MEGIDDO

 

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ZECHARIAH 12 The city of Megiddo (“Map 6”) controlled the pass between the Valley of Jezreel and the Sharon plain. Routes that traveled northwest to the Phoenician coast and east to Damascus were also controlled by this city Many critical battles took place at Megiddo, one of the most strategic cities in the region now called Palestine. An archaeological excavation of Tell el-Mutesellim during the first decade of the twentieth century located the city, including numerous layers of occupation. Megiddo was first inhabited during the Neolithic Age. The Megiddo of the Early Bronze I period boasted the largest known temple in the Levant (Syria-Palestine) for that time period. Excavation

revealed numerous levels of occupation through the Middle Bronze and Late Bronze Ages; some levels indicate periods when the city was prosperous and others when it was impoverished. During the earlier part of the Late Bronze Age Megiddo was under Egyptian domination, having been captured by Pharaoh Thutmose ill in approximately 1479 b.c. Several of the Amarna Letters from the ruler of Megiddo profess loyalty to Egypt.

During the conquest of the promised land Megiddo was allotted to the tribe of Manasseh (Jos 17:11). The king of Megiddo is listed among those defeated by Joshua (Jos 12:21), but Manasseh could not take the city (Jdg 1:27). It appears that Megiddo was subsequently a Canaanite city with a Philistine presence. Apparently David conquered it for Israel. An occupation level from the tenth century b.c., the age of Solomon, indicates that the city was used as a government administrative center for Israel. The level evidences the same kind of multichambered gates and double walls (called casemate walls) found in Hazor and Gezer during the same time period. On the basis of 1Kings 9:15 we can conclude that the style of construction used in these cities was of a sort favored by Solomon’s engineers. Pharaoh Shishak (r.c. 945-924 b.c.) appears to have destroyed Megiddo during a campaign that included an attack on Judah and Jerusalem.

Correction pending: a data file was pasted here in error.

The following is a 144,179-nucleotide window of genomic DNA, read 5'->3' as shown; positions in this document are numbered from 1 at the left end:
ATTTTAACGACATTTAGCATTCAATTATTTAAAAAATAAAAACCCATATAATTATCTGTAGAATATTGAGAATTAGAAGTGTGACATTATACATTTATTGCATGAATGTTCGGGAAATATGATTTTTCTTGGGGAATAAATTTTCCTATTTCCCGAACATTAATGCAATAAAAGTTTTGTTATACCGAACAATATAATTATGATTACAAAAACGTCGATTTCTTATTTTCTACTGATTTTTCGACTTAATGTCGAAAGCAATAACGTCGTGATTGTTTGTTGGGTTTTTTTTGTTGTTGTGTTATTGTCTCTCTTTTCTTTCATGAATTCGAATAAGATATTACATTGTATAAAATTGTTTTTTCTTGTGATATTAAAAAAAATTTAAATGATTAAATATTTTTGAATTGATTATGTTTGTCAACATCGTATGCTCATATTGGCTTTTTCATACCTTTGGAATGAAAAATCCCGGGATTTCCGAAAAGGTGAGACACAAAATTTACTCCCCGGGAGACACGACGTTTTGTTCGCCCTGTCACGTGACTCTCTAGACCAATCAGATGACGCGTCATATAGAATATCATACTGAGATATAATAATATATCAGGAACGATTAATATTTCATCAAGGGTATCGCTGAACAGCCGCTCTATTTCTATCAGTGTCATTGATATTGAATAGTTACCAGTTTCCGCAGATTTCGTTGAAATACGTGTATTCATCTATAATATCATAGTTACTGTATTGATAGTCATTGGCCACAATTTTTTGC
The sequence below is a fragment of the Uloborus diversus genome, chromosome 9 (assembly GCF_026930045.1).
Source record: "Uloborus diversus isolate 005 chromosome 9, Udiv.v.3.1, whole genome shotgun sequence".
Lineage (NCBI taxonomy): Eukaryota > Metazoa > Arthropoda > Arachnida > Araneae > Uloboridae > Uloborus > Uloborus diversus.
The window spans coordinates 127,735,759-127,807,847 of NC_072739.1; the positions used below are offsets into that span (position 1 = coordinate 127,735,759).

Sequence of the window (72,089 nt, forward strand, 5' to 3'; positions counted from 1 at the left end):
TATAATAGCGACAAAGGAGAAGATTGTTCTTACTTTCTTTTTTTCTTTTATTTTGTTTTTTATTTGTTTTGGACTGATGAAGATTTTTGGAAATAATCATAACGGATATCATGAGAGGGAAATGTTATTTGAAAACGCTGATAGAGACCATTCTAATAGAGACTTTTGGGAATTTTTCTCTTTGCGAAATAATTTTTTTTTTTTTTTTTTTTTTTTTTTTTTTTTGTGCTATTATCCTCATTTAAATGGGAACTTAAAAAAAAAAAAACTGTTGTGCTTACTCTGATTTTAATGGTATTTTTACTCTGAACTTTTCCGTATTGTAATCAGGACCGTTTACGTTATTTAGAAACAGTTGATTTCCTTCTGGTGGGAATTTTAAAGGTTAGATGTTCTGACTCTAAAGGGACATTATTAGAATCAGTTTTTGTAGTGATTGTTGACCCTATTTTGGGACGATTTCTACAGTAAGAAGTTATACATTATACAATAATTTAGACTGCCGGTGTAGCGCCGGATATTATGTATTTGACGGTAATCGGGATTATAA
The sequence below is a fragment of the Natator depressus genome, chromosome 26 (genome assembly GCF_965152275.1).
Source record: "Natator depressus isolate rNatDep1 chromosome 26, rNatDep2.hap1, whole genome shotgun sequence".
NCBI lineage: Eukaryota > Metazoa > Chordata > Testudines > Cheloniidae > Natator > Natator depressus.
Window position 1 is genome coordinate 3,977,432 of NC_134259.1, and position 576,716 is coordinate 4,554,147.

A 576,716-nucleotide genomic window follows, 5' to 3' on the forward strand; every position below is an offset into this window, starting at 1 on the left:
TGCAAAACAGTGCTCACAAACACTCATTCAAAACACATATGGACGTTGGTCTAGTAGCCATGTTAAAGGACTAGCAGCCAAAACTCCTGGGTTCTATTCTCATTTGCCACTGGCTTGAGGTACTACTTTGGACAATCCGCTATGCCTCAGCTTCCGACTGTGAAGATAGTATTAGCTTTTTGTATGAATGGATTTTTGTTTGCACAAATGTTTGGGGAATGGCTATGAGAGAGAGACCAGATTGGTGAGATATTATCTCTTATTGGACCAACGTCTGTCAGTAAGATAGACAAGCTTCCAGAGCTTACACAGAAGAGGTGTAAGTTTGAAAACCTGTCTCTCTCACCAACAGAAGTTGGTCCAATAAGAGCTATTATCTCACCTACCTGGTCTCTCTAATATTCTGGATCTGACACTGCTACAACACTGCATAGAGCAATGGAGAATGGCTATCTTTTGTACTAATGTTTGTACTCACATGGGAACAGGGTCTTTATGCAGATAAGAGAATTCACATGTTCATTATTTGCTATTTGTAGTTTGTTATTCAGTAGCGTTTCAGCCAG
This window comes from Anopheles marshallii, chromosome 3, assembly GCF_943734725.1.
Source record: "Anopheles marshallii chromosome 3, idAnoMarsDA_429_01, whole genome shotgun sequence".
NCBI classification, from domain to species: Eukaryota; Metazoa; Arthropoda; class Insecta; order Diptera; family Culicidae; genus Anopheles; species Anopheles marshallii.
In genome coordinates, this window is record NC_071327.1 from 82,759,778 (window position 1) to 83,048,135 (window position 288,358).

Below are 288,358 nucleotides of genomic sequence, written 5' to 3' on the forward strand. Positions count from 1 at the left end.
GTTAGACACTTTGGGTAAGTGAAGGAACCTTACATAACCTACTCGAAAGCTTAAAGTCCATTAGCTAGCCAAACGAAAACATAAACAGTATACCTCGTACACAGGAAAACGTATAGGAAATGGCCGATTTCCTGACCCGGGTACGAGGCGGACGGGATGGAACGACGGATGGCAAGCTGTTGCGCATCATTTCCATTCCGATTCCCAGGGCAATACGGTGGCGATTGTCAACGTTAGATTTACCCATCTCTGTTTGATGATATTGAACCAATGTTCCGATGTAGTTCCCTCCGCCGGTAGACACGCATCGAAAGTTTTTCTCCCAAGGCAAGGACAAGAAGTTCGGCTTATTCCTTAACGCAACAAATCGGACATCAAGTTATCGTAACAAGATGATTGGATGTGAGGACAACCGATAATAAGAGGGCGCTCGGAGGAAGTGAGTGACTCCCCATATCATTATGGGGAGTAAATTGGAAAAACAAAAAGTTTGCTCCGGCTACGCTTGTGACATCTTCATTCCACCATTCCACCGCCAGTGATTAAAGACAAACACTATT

Megiddo was rebuilt and used again as a military or administrative center during the ninth and eighth centuries b.c. However, the city once again fell to a foreign power when Tiglath-Pileser III, king of Assyria, conquered it around 733 b.c., after which it was used as an Assyrian administrative center. With the fall of the Assyrian Empire, Megiddo came under the control of Judah. It was the location of the confrontation between King Josiah and Pharaoh Neco that resulted in Josiah’s death. In Zechariah 12:11 “the weeping of Hadad Rimmon in the plain of Megiddo” probably refers to mourning over this calamity. During the Persian Age the city was abandoned. A number of remarkable archaeological finds have emerged from Medgiddo:

  • A large, round sacrificial area from an Early Bronze temple complex
  • A plaque depicting a Hittite king standing beneath a winged sun disk
  • A fragment of an Akkadian tablet containing a part of the Gilgamesh epic
  • Ivory carvings of the Egyptian god Bes and of lotus patterns
  • A painted pitcher, called the “Orpheus Jug,” portraying a lyre player leading a procession of animals
  • Palace structures dating from the Israelite period (tenth-eighth centuries b.c.) reflecting that the city was for a time a significant Israelite administrative center
  • Stele from Pharaoh Shishak, confirming that this Egyptian monarch did take the city during the time of Rehoboam
  • A remarkable jasper seal with a roaring lion and the inscription “of Shema, servant of Jeroboam” (i.e.,Jeroboam II)
  • A large building excavated there with three aisles running its length, separated by rows of pillars. (Its function has been debated, with some suggesting a storehouse or barracks, but it was probably a stable for horse from the time of Ahab.)

These finds, from different ages and from across the ancient Near East, attest to the abiding significance of Megiddo.

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